You may have heard about heartworm disease from your veterinarian, and you may know that you can prevent your pets from heartworm infection, but do you know about heartworms themselves? Do you know that a heartworm is a parasitic worm that lives inside your dog’s heart and can cause deadly heartworm disease? Read the letter from a heartworm living in Teddy’s heart. Teddy is a 4-year-old dachshund whose pet parents stopped giving him his heartworm preventive because, in the chaos of normal life, they forgot to refill his prescription.
Dear Teddy’s Parents:
As I lie here in Teddy’s heart, my foot-long worm body wriggling in his flowing blood, I have to wonder how I was lucky enough to end up here. Most heartworms cannot elaborate on their journey, because they die before they can become adults from the monthly preventive medications pet parents give to their pets. The Twin Maples Veterinary Hospital team had educated Teddy’s family about mosquitoes that infect dogs and cats with heartworms like me, and why year-round protection is vital but, unfortunately, they forgot to replenish his preventive supply.
From my understanding, my host Teddy was a perfectly healthy dog prior to my arrival. At his last annual exam, the Twin Maples team gave Teddy a clean bill of health, and a new prescription for a year’s supply of a monthly heartworm prevention product. Teddy’s pet parents decided to purchase only one month’s dose, and planned on returning for more in the next few weeks. Like most people, Teddy’s family have a busy life, with work, school, and extracurricular activities, and they never made it back in for the remaining 11 doses.
In Ohio, where mosquitoes can be found during most months of the year, a mosquito quickly found Teddy, and injected me, along with my baby brothers and sisters, into his body. We are a precocious species, and we grow into foot-long adults by about 6 months of age, and take up residence in our host. My family now lives in Teddy’s heart, but not every heartworm lives like we do. Most heartworm families get caught up in the major blood vessels, causing fluid to back up into the pet’s lungs. In other dogs, heartworms get into the lungs, causing inflammation and lung disease. In both cases, dogs can start coughing, have difficulty breathing, or develop clotting abnormalities. Big families like mine can put strain on the host’s heart. Worst of all for us, some of us die and then we can cause a dangerous pulmonary embolism. So, we definitely pose a health risk—and can sometimes be fatal—for pets.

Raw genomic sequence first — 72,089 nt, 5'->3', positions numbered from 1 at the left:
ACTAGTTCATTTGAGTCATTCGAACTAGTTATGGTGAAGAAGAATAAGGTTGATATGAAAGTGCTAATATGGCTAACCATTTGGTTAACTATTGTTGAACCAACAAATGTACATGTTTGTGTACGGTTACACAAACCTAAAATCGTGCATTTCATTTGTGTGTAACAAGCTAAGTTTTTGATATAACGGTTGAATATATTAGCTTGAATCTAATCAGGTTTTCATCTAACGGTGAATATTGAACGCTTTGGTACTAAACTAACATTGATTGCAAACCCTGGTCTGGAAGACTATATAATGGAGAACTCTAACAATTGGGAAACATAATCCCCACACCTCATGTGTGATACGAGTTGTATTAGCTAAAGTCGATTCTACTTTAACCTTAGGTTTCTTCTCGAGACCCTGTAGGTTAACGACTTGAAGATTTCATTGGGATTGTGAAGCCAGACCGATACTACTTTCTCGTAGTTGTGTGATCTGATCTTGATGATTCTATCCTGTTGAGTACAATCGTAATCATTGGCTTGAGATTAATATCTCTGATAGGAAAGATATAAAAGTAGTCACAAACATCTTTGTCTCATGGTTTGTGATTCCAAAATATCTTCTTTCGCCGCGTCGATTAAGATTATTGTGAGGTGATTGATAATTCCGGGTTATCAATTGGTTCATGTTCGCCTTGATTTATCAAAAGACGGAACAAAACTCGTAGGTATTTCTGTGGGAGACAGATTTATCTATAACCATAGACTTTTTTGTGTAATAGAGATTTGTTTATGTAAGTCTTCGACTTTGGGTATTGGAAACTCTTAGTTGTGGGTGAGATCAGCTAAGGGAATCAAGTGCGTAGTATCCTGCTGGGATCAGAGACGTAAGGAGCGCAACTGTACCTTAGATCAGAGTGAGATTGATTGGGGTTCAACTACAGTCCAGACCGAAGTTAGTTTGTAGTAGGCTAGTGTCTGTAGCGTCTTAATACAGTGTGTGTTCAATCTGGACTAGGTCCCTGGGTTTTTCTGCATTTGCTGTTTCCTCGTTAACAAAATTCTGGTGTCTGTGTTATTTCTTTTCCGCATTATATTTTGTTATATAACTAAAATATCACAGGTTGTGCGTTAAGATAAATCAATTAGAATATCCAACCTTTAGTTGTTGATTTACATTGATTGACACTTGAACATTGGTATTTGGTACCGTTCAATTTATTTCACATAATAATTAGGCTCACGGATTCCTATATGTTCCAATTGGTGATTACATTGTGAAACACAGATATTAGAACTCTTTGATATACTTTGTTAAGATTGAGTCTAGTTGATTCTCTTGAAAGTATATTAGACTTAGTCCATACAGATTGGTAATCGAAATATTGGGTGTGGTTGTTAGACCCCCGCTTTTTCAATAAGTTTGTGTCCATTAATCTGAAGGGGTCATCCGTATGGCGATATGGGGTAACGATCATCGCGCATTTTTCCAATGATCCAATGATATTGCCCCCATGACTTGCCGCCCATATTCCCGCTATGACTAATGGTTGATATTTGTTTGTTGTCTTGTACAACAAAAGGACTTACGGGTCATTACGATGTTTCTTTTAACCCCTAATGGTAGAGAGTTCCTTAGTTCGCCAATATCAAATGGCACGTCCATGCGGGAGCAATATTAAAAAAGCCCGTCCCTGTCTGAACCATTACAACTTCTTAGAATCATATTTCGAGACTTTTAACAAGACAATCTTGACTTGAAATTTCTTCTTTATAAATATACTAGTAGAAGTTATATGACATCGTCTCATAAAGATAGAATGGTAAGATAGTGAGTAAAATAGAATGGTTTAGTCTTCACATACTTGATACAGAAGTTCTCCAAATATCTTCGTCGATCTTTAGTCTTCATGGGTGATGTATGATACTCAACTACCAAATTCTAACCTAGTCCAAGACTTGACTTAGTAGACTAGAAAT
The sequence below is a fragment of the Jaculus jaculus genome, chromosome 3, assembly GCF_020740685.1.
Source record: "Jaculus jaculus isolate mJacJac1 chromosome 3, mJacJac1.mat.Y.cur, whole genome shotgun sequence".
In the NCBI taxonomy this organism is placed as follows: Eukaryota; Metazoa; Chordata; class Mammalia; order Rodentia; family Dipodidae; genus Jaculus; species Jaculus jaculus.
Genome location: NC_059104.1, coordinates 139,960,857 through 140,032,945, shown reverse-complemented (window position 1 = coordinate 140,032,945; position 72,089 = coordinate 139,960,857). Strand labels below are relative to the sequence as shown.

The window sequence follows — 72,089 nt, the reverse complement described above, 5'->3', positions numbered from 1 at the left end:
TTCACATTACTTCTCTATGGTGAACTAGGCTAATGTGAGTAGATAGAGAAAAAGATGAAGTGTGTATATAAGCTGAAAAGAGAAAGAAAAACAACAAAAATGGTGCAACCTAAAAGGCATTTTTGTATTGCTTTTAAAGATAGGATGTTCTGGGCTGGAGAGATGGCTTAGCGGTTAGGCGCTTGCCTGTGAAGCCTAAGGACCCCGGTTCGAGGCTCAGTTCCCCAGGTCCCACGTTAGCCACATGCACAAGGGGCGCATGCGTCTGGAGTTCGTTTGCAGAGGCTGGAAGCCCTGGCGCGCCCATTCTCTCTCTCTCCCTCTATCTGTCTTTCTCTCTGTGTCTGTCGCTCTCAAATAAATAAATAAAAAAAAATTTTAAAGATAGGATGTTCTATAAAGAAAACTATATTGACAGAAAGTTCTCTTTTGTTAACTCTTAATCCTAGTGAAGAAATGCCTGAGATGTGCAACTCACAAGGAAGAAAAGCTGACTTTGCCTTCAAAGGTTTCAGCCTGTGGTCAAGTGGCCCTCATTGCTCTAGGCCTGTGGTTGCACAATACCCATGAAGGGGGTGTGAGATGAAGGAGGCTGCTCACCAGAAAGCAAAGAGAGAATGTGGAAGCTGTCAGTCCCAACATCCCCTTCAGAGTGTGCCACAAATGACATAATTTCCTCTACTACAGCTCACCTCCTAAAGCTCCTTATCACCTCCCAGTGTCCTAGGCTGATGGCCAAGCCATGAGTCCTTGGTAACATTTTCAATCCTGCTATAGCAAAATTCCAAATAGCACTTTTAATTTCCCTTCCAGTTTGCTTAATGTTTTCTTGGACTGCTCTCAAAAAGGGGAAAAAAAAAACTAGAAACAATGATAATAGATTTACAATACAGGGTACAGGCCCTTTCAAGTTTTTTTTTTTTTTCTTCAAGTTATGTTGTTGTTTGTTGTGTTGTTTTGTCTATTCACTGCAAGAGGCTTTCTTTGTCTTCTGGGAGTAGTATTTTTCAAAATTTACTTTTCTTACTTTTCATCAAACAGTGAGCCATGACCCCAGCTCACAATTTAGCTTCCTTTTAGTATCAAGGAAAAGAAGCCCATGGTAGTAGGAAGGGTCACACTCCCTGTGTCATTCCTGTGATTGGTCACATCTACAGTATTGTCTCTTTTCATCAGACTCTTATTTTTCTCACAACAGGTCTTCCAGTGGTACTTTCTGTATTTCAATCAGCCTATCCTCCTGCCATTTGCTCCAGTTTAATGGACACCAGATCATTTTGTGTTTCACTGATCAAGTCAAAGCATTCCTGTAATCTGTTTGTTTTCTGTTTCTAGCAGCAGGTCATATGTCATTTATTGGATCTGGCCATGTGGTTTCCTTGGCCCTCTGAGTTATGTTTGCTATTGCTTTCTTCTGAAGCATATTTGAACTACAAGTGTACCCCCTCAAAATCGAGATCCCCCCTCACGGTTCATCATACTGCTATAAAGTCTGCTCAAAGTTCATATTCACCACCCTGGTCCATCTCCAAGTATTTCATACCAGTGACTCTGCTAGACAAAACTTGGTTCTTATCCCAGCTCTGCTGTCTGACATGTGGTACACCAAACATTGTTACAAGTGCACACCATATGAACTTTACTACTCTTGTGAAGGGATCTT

It’s difficult for me to see what happens to dogs infected with heartworms like me, because we are living our normal lives. But I do sometimes think it is unfortunate that dogs and cats suffer because of us, when we don’t mean any harm.
Today, the Twin Maples team gave Teddy his annual exam, and his heartworm test showed positive. When Teddy’s pet parents were asked about his heartworm prevention, they spilled the beans about forgetting his monthly protection, and felt horrible about not making his health a top priority.
Teddy’s pet parents were devastated that he had been diagnosed with a dangerous condition they could have prevented. Fortunately, heartworm disease is treatable, but it is a long, difficult process for dogs. Treatment will take a few months, to slowly destroy myself and my heartworm family, and Teddy will be severely restricted from any activity during that time, which will be no fun for such an active dog. But, he will be at risk of a life-threatening obstruction from the dead worms if he doesn’t do what he’s told.
I am hoping this letter reaches pet parents everywhere. I feel like an innocent victim here, but I want owners like Teddy’s to know how heartworms can affect their beloved dogs, and that prevention is less difficult, and less expensive, for their pet, compared with the dangers of an infection and the subsequent treatment.
At Twin Maples, we recommend that all dogs be given a yearly injectable heartworm preventive, or year-round, monthly oral heartworm preventive medication. Cats can also develop significant lung disease from heartworm infection, but no treatment is available for cats, and treatment focuses only on managing the inflammation, so preventives are vital.